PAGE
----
|Presentation of the Proposal Project |
As of today, I have finished teaching the ten week Written Communications course at Madison College. Today was a wrap for this individual course, but it is also a wrap on my teaching of professional writing streak! Since I started teaching professional writing in the fall of 2015, I have taught at least one section of it every semester. This upcoming fall, however, I will be teaching three sections of English 1 at Madison College. I am looking forward to the change of pace, focus, and student intent, but I will miss my professional writing course work and students, as I've enjoyed teaching this course for the past couple years.
This summer's Written Communication course was a very
unique teaching experience. The course
|Student & Audience Job Skills Discussion|
was capped at 15 students, so I knew it wouldn't be a large class, but I was even more surprised when there were only eight students enrolled prior to the class starting. And then on the first day, only five students showed up. This third of the cap was a great starting place for this class. Over the weeks, though, two students left in order to pursue options that were better for them, so the final three students and I finished out the last half of the semester. These students were all adults, and that leant a great community feel to the course. These students also spent seven hours a day five days a week together for ten weeks. This intensive time spent together obviously caused a unique and close group dynamic. As a class, we worked through three major projects. The first project was the Employment Project that asked the students to write a resume and cover letter. Then we moved to the Report Project which focused on writing a professional report and an email. The third project was the Proposal Project, and this project asked the students to write a professional proposal as a group and individual memos. The project foci were meant to build on each other while also exposing the students to a variety of professional genres.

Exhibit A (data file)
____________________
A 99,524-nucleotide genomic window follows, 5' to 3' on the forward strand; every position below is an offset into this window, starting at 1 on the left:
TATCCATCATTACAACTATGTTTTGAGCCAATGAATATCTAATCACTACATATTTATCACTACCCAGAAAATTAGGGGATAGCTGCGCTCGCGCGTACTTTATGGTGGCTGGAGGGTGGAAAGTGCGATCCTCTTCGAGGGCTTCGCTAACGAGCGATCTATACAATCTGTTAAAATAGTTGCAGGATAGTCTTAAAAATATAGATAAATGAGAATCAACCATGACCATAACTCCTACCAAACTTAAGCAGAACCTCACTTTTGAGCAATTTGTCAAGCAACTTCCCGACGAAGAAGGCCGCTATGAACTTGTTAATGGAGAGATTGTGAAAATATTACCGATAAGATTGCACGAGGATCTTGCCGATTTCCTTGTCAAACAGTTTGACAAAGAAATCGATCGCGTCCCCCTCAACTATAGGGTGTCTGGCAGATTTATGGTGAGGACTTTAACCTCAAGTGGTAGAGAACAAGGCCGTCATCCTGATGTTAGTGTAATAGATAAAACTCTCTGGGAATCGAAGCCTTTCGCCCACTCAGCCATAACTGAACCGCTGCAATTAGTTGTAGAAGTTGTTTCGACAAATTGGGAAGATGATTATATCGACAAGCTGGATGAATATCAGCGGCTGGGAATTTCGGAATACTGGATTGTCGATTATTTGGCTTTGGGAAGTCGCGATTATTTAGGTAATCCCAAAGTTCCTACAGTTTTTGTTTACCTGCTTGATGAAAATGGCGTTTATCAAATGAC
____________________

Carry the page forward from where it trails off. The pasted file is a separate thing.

|Title Page of the Proposal Presentation|
After a course survey, there were mixed reviews on the final project of the course, the Proposal Project. This project was one student's least
favorite project, another student's midrange
preference, and another student's favorite
project. The Proposal Project is my favorite project of this course sequence. I like it best for a variety of reasons. One reason is because it is the final project of the course, so it asks students to practice the most advanced skills. I also like that it asks students to present a final, polished product. Students think differently about projects when they know from the beginning that they will be presenting their composition. Finally, I like that this project is a group project. That does bring its share of challenges, but it also makes students negotiate, communicate, and problem solve at a higher level.
The Proposal Project in this summer class was extra
fun because I asked friends to come in to
|Professional Guest Audience|
watch the presentation and offer suggestions to the students both about the presentation as well as the job search in general. Originally I thought of inviting these individuals because I realized that in a class of three students there would be no audience (other than myself) for the final presentation. I felt that that would be an anticlimactic end to the project and not as beneficial to the students, as they would have no outside feedback. Asking the professional audience to come in, though, ended up being far more beneficial than just having an audience for the presentation. The audience did watch the presentation, but then they offered suggestions about both the formatting and content of the presentation. After that, we all sat in a circle for about 45 minutes and the students asked questions about interviews, job searches, and applicable professional skills, and the audience offered suggestions and advice in response to those questions. Reflecting on this course, one student said: "most of all, I enjoyed the guests that came in. Their feedback, suggestions, and comments were really inspiring. They all had great suggestions for moving forward in the working world, which is why I signed up for this academy." Having the guest audience in the class did seem to be helpful and beneficial to the students. The students' presentation on their hypothetical small business, Capitol Cafe Company, went well, and the whole class period made for a great end to a productive course.